Once you have an open-line of communication with your customers, you shouldn't hesitate to implement this practice. According to a report from the Harvard Business Review increasing customer retention rates by 5% can increase profits by 25% - 95%. That's a substantial figure even at the low-end. So if focusing on customer retention can pay off that big, shouldn't it be a top priority?Seth Banks of Cashboard talks about why after three years of doing optional feedback upon exit, he decided to require it.As you can imagine, forcing people to give feedback, will garner some not-so-constructive responses, but as Banks points out, there is more to gain than there is to lose. What did he gain? Well, he was able to retain some confused customers but also, this data helped him prioritize his development queue.
It's been said that the most constructive feedback comes from people who've recently purchased something from you, and those who've just decided against it. - Seth Banks, Cashboard
Whether you're a small or large SaaS company, nurturing a culture that is laser-focused on obtaining and acting on customer feedback is important. Granted, you can't take all the feedback completely to heart, but you can learn a lot of valuable lessons by listening to your best customers.
Make sure that the software tools you use to gather feedback are scalable and easy-to-use for both you and your customer. Email is a time-tested tool, but it is not scalable for managing product or customer feedback.
Rather than having to answer 1 question 100 times, a customer feedback portal will allow you to answer that question once for 100 people. This practice will dramatically decrease the number of support emails and phone calls and will allow your customers 24/7 access to common issues and allow them to comment.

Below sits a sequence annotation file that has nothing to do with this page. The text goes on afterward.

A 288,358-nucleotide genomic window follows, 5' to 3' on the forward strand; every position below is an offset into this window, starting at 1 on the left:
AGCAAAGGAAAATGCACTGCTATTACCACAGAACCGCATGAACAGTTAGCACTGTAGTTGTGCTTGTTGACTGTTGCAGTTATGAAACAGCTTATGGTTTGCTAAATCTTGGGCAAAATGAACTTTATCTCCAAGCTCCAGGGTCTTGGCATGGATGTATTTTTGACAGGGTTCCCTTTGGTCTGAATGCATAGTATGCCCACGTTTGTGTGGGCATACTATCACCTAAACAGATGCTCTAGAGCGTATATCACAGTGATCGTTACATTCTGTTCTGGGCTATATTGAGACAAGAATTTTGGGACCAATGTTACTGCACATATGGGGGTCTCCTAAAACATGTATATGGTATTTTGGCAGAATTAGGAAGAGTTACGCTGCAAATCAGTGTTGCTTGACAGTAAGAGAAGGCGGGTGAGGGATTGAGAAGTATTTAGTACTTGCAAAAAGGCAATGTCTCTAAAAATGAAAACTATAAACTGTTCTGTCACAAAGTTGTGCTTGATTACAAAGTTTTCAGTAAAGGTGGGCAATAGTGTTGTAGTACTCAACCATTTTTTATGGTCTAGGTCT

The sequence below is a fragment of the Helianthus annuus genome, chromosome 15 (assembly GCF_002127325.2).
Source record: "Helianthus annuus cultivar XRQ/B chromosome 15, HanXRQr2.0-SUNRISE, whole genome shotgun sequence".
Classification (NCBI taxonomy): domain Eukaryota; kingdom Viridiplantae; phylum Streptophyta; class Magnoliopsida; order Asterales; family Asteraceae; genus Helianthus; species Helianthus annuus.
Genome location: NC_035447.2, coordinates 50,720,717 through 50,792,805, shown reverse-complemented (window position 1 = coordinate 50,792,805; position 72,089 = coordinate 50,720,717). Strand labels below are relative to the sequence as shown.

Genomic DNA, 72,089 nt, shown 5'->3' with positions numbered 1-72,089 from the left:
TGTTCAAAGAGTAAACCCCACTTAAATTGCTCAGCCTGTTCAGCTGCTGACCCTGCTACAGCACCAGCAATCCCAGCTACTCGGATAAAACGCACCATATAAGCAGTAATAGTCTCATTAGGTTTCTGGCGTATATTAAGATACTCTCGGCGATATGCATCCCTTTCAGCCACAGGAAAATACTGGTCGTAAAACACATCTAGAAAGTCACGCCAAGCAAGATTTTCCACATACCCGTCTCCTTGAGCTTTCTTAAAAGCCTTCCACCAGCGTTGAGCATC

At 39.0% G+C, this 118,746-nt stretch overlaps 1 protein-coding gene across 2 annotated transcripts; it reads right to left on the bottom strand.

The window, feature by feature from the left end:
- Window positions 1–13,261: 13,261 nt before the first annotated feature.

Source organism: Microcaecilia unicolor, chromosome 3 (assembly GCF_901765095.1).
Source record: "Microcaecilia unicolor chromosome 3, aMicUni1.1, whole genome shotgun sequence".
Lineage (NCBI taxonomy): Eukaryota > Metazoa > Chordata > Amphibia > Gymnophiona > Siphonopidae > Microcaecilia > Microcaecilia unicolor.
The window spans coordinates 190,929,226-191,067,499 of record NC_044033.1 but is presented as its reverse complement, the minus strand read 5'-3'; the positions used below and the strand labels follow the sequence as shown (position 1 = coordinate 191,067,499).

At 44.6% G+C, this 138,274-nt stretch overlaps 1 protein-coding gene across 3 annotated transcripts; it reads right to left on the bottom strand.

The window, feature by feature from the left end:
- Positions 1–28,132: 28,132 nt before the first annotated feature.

The notion that everyone does support may feel a bit forced for late stage companies but it's just as important in every organization for a variety of reasons. For one, all areas of your SaaS company are somehow effected by its customers. Therefore when all areas of your company come into direct contact with customers, they can each deepen their understanding of who their customers are. This is good news for everyone in the organization, not just the product team.Take a look at platforms such as Intercom, Snap Engage or Olark.
Gathering feedback from your customers as they're using your product is an obvious, though often overlooked practice. Prompting users for feedback can be a great way to get some much needed contextual information that can help shape the product road map.
It's easy to see the benefits and values of automation when it comes to providing timely responses to requests or even in answering FAQ's, but it should be added, *never at the expense of authenticity.
Gathering customer usage metrics happens in the background and is a must-have in your SaaS Customer Feedback tool belt.According to Guy Gauvin, the COO of Coveo, "If you pay attention to how customers are using your software, it is basically gold. You learn which features are being used and which aren't. Maybe in a certain area the end user adoption is going down. You become more of a partner with your customer and less of a vendor."
Customer feedback is key to growing your SaaS company. Although there are many ways to approach this in terms of creating processes and implementing tools, there are two primary things you should remember: Number one, in order to succeed over the long-term as a SaaS company you must be focused on Customer Success. Secondly, an alliance between your support and product teams is crucial to your success because it both leads to higher customer satisfaction and helps the product team prioritize the features that are most important to build.